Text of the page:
But what was more important than history class? After looking at every so-called Christian book available, we soon realized there weren’t books in print which taught America’s history from a Providential view. The challenge was how could we begin to teach the children in our school the ideas we were learning of America’s Christian history? How could we begin to teach these students to “think governmentally”? A plan began to form in my heart and mind, which would take the ideas of those big red books, but make it teachable for elementary children.

Each week, I would develop material, teach it to the other teachers at our weekly teacher’s meeting and they would, in turn, teach their students during the coming week. There was no realization that this would be the seed of a series of children’s history books. But God’s ways are a great deep.

After a few years, the fruit of teaching students to “think governmentally” began to reveal itself in the character of the students. And the teaching by principles was producing a higher level of scholarship.

 As the fruit of American Christian education was revealed, the question we began to ask – How can we share this with others?

An Individual’s Journey with the Principle Approach – Part II

An Individual’s Journey with the Principle Approach
Second in a Series
Ruth J. Smith
www.
PilgrimInstitute.org

 

Good intentions certainly failed as I began this series many months ago. My apologies to the readers who have been awaiting the second part of my journey. Check here for the first in the series.

My brother was pastor of a church in Iowa where they had decided to start a Christian school. When he became aware of the Principle Approach, the Lord led him to implement this methodology in the school. In 1973, the Lord led us to move to Iowa, where I could assist in the beginning of the school and help to implement the philosophy and methodology of the Principle Approach to American Christian education.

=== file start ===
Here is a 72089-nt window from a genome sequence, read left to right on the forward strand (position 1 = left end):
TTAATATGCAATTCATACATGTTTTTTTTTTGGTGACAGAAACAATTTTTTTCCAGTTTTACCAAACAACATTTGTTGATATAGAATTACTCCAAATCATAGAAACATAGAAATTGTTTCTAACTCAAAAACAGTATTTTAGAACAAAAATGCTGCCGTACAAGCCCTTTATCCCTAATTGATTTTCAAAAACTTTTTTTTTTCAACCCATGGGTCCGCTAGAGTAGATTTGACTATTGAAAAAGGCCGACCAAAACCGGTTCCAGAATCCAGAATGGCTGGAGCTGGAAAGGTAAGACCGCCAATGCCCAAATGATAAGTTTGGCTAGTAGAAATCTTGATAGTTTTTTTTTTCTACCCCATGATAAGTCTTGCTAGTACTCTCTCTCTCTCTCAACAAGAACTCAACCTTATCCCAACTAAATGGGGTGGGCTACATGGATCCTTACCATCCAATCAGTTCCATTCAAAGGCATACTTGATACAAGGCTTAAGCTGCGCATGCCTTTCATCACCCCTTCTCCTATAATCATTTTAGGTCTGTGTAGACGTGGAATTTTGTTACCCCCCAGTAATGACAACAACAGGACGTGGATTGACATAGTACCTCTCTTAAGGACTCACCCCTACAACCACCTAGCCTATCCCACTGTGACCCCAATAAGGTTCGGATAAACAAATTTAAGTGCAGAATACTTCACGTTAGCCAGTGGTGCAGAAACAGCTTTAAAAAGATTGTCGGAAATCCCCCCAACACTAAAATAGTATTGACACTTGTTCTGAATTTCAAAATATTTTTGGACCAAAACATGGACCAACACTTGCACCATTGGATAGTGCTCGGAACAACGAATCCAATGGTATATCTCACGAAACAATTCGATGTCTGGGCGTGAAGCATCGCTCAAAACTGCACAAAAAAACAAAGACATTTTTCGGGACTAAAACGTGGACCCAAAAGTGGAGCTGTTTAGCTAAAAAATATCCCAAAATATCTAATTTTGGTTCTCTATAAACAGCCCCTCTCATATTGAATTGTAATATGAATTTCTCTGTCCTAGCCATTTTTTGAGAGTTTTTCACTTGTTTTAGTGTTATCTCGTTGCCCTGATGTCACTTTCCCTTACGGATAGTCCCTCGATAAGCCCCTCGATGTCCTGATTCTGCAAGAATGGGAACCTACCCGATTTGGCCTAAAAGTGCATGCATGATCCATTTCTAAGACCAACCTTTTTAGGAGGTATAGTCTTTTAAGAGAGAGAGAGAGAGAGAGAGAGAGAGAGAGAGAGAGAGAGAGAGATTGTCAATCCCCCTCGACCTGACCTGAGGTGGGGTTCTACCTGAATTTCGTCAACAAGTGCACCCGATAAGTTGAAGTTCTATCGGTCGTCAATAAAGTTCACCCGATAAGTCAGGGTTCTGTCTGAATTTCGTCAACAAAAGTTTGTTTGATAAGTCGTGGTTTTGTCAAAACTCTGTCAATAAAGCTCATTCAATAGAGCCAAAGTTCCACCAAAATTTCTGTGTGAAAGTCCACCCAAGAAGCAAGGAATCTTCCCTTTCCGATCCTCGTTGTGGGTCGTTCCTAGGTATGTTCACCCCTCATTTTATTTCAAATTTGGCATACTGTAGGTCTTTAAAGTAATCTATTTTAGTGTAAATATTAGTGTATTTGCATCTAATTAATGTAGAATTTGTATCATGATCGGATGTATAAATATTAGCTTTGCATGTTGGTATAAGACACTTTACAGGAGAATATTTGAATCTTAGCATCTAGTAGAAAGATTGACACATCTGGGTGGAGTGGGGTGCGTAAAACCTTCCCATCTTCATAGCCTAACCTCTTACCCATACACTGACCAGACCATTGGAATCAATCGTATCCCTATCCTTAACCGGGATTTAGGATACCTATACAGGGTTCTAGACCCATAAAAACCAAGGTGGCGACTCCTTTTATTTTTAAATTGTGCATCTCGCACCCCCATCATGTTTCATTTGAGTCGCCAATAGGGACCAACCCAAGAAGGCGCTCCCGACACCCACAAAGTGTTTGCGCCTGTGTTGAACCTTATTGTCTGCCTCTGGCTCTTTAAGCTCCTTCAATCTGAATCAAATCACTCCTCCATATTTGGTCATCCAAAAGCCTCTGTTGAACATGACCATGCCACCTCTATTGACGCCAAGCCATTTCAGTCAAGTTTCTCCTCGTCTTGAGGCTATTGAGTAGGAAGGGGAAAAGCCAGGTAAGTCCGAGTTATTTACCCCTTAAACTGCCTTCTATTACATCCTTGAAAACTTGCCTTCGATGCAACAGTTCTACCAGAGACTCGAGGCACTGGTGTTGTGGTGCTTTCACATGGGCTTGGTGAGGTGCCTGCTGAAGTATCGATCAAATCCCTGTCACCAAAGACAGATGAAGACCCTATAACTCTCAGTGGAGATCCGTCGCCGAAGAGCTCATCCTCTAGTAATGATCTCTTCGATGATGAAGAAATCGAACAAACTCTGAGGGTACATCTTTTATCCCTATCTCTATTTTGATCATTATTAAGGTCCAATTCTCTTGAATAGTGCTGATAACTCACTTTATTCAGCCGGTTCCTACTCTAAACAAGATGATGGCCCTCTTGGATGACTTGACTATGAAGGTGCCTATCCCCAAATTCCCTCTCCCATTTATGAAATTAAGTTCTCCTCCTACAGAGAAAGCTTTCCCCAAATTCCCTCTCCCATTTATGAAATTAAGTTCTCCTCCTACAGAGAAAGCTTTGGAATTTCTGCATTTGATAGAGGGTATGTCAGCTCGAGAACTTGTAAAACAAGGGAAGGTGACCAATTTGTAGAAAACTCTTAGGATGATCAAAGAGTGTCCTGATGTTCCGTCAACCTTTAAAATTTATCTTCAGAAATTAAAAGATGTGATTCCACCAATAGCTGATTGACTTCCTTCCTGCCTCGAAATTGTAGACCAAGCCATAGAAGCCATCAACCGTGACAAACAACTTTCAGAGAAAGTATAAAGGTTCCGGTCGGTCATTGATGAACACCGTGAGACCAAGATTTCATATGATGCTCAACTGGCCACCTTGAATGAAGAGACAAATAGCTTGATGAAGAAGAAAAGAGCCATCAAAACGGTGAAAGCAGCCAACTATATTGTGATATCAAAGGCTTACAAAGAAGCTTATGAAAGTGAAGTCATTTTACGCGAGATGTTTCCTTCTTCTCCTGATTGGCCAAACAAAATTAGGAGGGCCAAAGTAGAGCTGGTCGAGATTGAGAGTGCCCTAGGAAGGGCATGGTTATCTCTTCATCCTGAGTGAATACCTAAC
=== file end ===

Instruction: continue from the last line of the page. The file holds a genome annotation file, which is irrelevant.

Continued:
The challenges were great! Remember, James Rose hadn’t published A Guide to American Christian Education — He and his faculty were still working through the steps of how to implement this Biblical philosophy and methodology in the Pilot School in California. There was no series like The Mighty Works of God.

The summer of 1974, Miss Hall and Miss Slater of the Foundation for American Christian Education were presenting a week-long training course in Denver. I knew I had to attend the class! The family sacrificed to make this trip possible. I didn’t want to miss a single word — front row, tape recorder in hand, and notes taken as fast as I could write. The ideas were amazing . . . It was inspiring but, oh so challenging! How could we teach these ideas to the students?

Those audio tapes became a college course for me and I eagerly soaked in each idea. I listened to those sessions over and over again. How delightful to hear Miss Hall’s recounting of God’s Hand in historic events from the Spanish Armada to events of the Revolutionary War. Miss Slater’s inspirational teaching presented so many ideas that it seemed there was no way you could begin to teach these ideas. But I knew this was truth and somehow I must impart this to the students in my classroom.

The telephone calls to California to Verna Hall and Rosalie Slater began in earnest. These ladies were so patient. Some memories stand out — Discussions with Miss Hall about historic events or trying to think through decisions. When I would begin to ask my many questions, which I liked to do, she would say, you have to “think governmentally”. However, in Miss Hall’s inimitable manner, she didn’t explain what that meant. I would hang up the phone and think, what does she mean when she says I need to “think governmentally”.

Have you learned what it means to “think governmentally”? Join us for Part III of this journey to find that answer. And we promise it won’t be such a long wait. 

Reviews – The Mighty Works of God

The Mighty Works of God

You may want to check out the recent review by Teisha Priest on http://homeschoolconvention.com/reviews/music-review/the-mighty-works-of-god/. If you have used The Mighty Works of God series, you may wish to add your comments, which are invited on the page.